He had modest numbers to start preseason: three points against Kalaheo, four versus Moanalua and seven on Punahou. Then he opened it up with 35 against Hawaii Baptist the day after the Punahou game. Four days after that, 35 in a loss to Farrington.
Since then, it has been a mix of moderate outputs and explosions. In conference play, Kapolei is the only team that has limited Kahalekai to single-digit scoring (nine points), but in his two games leading up to Waialua, he scored 27 on Campbell and 26 against Aiea.
“Kapolei, it was a box-and-one and I got into foul trouble early,” said Kahalekai, who was guarded by Hurricanes standout guard Ja’Shon Carter. “I had four fouls at the beginning of the third quarter and I fouled out in the beginning of the fourth.”
Nanakuli has battled despite struggling. The Golden Hawks opened preseason with a tough schedule, losing six games in a row. When OIA West season began, they lost their first five games. The Golden Hawks have shaken off two slumps already.
“Going to practice, just doing what we have to do over there. That’s the only way to get better, touching the ball,” Kahalekai said.
The win over Waialua is key, and a matchup with Waipahu (1-7) on Saturday will be crucial for a higher seeding.
“He gets it. He’s learned a lot from the beginning of the season. He kind of was passive. He wasn’t taking what they were giving him. We were up against Waianae and Leilehua in the fourth quarter, and he kind of slowed down, so our strategy moving forward is be a dude, we’re going to James Harden you,” Pacheco said. “It’s a gamble, but I’m willing to do that because he’s a good kid, 4.0 GPA.”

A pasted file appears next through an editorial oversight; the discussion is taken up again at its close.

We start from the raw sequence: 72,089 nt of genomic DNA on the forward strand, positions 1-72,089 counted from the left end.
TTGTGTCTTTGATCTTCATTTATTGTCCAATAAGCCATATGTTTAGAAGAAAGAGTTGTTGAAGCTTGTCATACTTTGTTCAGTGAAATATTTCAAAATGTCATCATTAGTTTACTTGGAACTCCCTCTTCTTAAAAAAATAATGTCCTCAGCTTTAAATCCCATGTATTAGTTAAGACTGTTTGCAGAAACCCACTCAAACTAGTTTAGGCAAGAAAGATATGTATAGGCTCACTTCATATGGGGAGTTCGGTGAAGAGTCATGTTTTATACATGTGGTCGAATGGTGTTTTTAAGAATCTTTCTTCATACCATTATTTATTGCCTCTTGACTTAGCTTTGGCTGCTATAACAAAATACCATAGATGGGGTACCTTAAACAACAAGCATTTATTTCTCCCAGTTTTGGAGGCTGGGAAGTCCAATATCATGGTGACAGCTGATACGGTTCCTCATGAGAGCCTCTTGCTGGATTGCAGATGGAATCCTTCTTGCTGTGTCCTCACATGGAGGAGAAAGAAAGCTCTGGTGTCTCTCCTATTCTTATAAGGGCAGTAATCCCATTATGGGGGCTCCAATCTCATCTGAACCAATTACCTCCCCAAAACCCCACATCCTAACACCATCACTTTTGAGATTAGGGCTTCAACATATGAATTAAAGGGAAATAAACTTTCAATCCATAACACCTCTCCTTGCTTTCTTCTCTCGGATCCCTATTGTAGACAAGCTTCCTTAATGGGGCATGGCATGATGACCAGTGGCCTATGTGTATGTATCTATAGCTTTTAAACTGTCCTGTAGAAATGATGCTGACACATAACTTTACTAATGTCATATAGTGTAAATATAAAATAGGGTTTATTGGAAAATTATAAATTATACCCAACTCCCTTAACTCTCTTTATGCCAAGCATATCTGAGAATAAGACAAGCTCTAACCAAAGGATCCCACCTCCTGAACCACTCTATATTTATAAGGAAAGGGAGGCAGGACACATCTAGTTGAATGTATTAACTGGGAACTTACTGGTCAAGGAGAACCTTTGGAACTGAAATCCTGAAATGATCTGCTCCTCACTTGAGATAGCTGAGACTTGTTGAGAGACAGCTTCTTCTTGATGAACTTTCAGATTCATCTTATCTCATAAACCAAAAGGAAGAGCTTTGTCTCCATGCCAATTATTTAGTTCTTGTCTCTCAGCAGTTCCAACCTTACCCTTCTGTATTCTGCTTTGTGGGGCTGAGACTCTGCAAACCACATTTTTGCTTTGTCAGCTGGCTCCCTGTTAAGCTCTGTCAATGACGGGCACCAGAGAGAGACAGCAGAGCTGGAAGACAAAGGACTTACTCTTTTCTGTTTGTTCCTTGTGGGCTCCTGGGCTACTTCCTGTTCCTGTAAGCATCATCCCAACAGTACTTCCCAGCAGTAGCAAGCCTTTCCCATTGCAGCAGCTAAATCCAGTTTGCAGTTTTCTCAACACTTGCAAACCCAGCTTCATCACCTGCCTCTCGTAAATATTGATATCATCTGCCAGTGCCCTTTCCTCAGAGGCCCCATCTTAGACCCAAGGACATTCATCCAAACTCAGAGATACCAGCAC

The staff and team are well aware that 60-point games are a rarity for a single player. Kahalekai is expecting more specialized defensive looks. The day when four or five Golden Hawks score in double figures while Burnett and Kahalekai each have close to double-digit assists is probably coming soon.
“I want everybody to be up with me,” Kahalekai said.
If Kahalekai seems to be a mystery, that’s only because he missed his entire junior season.
“Our preseason game last year against Kaiser, he broke his hip. We didn’t have him at all. I anticipated him being under the radar, and this year he’s slowly been building confidence,” Pacheco said.
What Nanakuli is also hoping for is to somehow surge past Waianae, get the opening-round bye and have a greater chance to qualify for the D-II state tournament. Only two state berths are available. Kahalekai’s scoring skills are being optimized because his coaches and teammates know Nanakuli’s chances of reach the state tournament increase when he is taking shots. A lot of shots.